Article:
Monday, January 31, 2011

Peter Bogdanovich weighs in on silent film

It's a familiar argument - that 1939 was the single greatest year in the history of the movies. When you consider some of the films released that year, including Gone With the Wind and The Wizard of Oz and Stagecoach and Mr. Smith Goes to Washington, its hard not to agree. But what about the silent era? What was its single greatest year?

Acclaimed director, producer, author, and film critic Peter Bogdanovich thinks 1928 was the single greatest year for film, prior to the arrival of sound. In a new blog, "1928: The Last and Greatest Year of the Original Motion Picture Art, B.S. (Before Sound)," Bogdanovich makes his case - and convincingly so. He mentions the work of Chaplin and Keaton and Erich von Stroheim and King Vidor, as well as a couple of films starring Louise Brooks. There are also past San Francisco Silent Film Festival favorites like The Crowd and The Circus and Show People.


It's a long blog well worth reading. And whether you agree or not (perhaps you think 1919 or 1925 the best year for film during the silent era), Bogdanovich's article is full of excellent recommendations. Be sure and check it out.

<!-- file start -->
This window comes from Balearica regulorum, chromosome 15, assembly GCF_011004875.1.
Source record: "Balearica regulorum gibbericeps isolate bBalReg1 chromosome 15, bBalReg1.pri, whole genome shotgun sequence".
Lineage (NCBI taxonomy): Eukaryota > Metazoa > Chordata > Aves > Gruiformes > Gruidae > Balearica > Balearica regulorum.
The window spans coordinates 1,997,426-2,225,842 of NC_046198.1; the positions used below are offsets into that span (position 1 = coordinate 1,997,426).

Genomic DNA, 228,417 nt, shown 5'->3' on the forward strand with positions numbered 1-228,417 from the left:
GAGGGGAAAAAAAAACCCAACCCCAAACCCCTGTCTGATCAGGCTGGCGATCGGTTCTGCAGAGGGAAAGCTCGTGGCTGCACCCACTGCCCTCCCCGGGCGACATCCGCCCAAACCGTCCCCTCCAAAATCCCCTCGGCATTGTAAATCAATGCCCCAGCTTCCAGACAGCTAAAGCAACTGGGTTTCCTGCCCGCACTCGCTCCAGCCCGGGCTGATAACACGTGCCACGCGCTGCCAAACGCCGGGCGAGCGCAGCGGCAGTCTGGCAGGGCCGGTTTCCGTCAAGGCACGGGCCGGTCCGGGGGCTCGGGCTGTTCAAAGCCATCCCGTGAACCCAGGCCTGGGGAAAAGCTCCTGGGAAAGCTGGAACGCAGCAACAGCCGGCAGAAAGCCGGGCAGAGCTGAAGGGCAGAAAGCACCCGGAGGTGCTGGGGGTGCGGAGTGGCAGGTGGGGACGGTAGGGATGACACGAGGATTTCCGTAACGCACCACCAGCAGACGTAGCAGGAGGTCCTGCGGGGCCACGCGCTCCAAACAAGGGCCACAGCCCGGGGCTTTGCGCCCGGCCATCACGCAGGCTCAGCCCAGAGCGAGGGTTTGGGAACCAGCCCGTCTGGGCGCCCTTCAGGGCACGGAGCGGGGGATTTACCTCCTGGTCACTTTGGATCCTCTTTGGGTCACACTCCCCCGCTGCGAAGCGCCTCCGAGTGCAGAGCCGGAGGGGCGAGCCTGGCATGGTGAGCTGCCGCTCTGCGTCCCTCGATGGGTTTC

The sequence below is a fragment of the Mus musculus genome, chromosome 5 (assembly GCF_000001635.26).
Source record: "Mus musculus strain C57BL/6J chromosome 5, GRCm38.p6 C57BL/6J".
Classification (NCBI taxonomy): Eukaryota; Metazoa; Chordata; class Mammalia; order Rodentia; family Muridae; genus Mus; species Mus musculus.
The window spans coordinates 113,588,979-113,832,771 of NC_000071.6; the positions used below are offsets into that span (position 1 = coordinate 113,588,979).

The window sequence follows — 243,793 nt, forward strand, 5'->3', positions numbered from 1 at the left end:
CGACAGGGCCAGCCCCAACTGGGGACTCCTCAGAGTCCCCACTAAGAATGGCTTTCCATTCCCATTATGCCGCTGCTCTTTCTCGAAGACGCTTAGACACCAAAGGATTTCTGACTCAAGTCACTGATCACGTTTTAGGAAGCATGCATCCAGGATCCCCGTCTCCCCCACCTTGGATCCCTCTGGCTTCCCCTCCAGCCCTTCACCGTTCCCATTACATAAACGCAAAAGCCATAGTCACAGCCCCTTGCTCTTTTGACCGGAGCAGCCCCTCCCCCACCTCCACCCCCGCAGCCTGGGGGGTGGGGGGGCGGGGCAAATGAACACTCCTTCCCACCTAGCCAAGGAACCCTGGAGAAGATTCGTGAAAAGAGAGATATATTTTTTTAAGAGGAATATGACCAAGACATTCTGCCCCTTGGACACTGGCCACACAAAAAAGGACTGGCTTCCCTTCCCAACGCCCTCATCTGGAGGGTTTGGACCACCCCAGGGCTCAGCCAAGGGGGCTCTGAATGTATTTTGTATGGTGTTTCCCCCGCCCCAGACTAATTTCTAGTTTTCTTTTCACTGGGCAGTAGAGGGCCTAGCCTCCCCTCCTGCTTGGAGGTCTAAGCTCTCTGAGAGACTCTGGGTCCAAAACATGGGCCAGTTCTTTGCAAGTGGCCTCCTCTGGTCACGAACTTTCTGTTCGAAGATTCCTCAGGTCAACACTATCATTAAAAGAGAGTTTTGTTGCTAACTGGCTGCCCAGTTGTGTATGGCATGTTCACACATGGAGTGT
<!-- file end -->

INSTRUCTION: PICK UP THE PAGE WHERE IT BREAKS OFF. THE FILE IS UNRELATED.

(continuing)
Sunday, January 30, 2011

Left in the Dark: Portraits of San Francisco Movie Theatres

Along with Karie Bible (co-author of Location Filming in Los Angeles), also signing books at our upcoming February 12 Winter Event at the Castro Theater will be Julie Lindow, editor and co-author of Left in the Dark: Portraits of San Francisco Movie Theatres (Charta). We've written about this exceptional book in the past, and we are excited to finally have the opportunity to host one of its authors at the Silent Film Festival.

About the book: Left in the Dark celebrates San Francisco's many historic movie theatres - and by extension its communal movie-going experience - through a series of beautifully printed full-color photographs by R.A. McBride. These images are complimented by a handful of personal essays by local luminaries such as Rebecca Solnit, Eddie Muller, and Gary Meyer - each of which writes about what it means for them to "go to the movies."

A website devoted to the book, which we encourage you tom visit and which includes chapter excerpts, an image gallery, and links to the many theaters discussed in the book, can be found at www.leftinthedark.info. Left in the Dark: Portraits of San Francisco Movie Theatres is available direct from the publisher, through online retailers, and at select independent bookstores. And of course, copies will also be available at the Winter Event. Julie Lindow, who served as editor, will be signing copies of Left in the Dark after the Chaplin shorts program (at approximately 2:15 pm).